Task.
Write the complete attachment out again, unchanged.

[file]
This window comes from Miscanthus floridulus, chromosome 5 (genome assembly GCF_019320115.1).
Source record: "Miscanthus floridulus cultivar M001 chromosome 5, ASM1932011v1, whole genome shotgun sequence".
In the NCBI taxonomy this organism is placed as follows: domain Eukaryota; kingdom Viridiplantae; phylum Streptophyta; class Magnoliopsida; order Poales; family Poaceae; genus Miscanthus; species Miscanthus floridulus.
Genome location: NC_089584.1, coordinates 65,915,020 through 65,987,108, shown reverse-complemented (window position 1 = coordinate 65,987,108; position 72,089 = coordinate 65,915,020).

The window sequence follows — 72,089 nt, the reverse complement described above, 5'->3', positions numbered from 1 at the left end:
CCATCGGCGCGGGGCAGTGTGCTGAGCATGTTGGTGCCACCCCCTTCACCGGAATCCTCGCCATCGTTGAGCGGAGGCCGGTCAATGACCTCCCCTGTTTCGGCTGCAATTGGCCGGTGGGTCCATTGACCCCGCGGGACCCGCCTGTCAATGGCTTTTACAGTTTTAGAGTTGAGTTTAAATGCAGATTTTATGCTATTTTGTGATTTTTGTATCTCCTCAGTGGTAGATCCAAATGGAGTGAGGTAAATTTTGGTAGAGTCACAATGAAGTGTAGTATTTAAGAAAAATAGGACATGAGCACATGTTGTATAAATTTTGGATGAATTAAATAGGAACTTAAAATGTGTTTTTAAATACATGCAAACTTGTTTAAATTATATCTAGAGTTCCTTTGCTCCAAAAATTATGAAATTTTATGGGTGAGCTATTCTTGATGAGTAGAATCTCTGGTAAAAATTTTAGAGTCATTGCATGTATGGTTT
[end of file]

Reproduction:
This window comes from Miscanthus floridulus, chromosome 5 (genome assembly GCF_019320115.1).
Source record: "Miscanthus floridulus cultivar M001 chromosome 5, ASM1932011v1, whole genome shotgun sequence".
In the NCBI taxonomy this organism is placed as follows: domain Eukaryota; kingdom Viridiplantae; phylum Streptophyta; class Magnoliopsida; order Poales; family Poaceae; genus Miscanthus; species Miscanthus floridulus.
Genome location: NC_089584.1, coordinates 65,915,020 through 65,987,108, shown reverse-complemented (window position 1 = coordinate 65,987,108; position 72,089 = coordinate 65,915,020).

The window sequence follows — 72,089 nt, the reverse complement described above, 5'->3', positions numbered from 1 at the left end:
CCATCGGCGCGGGGCAGTGTGCTGAGCATGTTGGTGCCACCCCCTTCACCGGAATCCTCGCCATCGTTGAGCGGAGGCCGGTCAATGACCTCCCCTGTTTCGGCTGCAATTGGCCGGTGGGTCCATTGACCCCGCGGGACCCGCCTGTCAATGGCTTTTACAGTTTTAGAGTTGAGTTTAAATGCAGATTTTATGCTATTTTGTGATTTTTGTATCTCCTCAGTGGTAGATCCAAATGGAGTGAGGTAAATTTTGGTAGAGTCACAATGAAGTGTAGTATTTAAGAAAAATAGGACATGAGCACATGTTGTATAAATTTTGGATGAATTAAATAGGAACTTAAAATGTGTTTTTAAATACATGCAAACTTGTTTAAATTATATCTAGAGTTCCTTTGCTCCAAAAATTATGAAATTTTATGGGTGAGCTATTCTTGATGAGTAGAATCTCTGGTAAAAATTTTAGAGTCATTGCATGTATGGTTT